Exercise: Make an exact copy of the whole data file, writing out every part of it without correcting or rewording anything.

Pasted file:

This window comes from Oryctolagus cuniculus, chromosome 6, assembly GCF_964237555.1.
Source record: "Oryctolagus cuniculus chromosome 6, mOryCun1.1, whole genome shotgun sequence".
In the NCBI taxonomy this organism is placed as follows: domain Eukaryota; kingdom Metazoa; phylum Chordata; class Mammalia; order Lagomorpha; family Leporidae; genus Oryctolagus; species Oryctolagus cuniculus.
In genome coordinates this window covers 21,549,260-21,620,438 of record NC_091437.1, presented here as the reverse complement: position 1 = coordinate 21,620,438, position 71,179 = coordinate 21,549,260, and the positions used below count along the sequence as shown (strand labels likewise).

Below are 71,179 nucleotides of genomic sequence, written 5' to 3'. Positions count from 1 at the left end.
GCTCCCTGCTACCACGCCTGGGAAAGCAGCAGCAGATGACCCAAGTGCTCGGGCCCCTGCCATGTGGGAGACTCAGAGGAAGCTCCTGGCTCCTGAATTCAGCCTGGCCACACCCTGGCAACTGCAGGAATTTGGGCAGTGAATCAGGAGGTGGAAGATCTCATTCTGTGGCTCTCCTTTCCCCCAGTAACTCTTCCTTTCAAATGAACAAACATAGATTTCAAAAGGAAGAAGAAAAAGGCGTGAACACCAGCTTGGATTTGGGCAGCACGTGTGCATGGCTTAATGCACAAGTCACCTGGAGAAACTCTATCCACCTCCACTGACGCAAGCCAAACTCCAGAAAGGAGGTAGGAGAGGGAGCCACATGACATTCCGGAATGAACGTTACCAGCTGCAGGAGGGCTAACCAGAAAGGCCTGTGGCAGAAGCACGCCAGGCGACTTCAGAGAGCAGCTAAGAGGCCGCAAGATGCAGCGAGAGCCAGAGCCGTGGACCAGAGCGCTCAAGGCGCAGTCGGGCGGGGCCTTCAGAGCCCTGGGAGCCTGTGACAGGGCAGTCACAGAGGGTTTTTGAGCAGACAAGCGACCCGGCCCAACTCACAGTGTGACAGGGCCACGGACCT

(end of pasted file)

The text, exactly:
This window comes from Oryctolagus cuniculus, chromosome 6, assembly GCF_964237555.1.
Source record: "Oryctolagus cuniculus chromosome 6, mOryCun1.1, whole genome shotgun sequence".
In the NCBI taxonomy this organism is placed as follows: domain Eukaryota; kingdom Metazoa; phylum Chordata; class Mammalia; order Lagomorpha; family Leporidae; genus Oryctolagus; species Oryctolagus cuniculus.
In genome coordinates this window covers 21,549,260-21,620,438 of record NC_091437.1, presented here as the reverse complement: position 1 = coordinate 21,620,438, position 71,179 = coordinate 21,549,260, and the positions used below count along the sequence as shown (strand labels likewise).

Below are 71,179 nucleotides of genomic sequence, written 5' to 3'. Positions count from 1 at the left end.
GCTCCCTGCTACCACGCCTGGGAAAGCAGCAGCAGATGACCCAAGTGCTCGGGCCCCTGCCATGTGGGAGACTCAGAGGAAGCTCCTGGCTCCTGAATTCAGCCTGGCCACACCCTGGCAACTGCAGGAATTTGGGCAGTGAATCAGGAGGTGGAAGATCTCATTCTGTGGCTCTCCTTTCCCCCAGTAACTCTTCCTTTCAAATGAACAAACATAGATTTCAAAAGGAAGAAGAAAAAGGCGTGAACACCAGCTTGGATTTGGGCAGCACGTGTGCATGGCTTAATGCACAAGTCACCTGGAGAAACTCTATCCACCTCCACTGACGCAAGCCAAACTCCAGAAAGGAGGTAGGAGAGGGAGCCACATGACATTCCGGAATGAACGTTACCAGCTGCAGGAGGGCTAACCAGAAAGGCCTGTGGCAGAAGCACGCCAGGCGACTTCAGAGAGCAGCTAAGAGGCCGCAAGATGCAGCGAGAGCCAGAGCCGTGGACCAGAGCGCTCAAGGCGCAGTCGGGCGGGGCCTTCAGAGCCCTGGGAGCCTGTGACAGGGCAGTCACAGAGGGTTTTTGAGCAGACAAGCGACCCGGCCCAACTCACAGTGTGACAGGGCCACGGACCT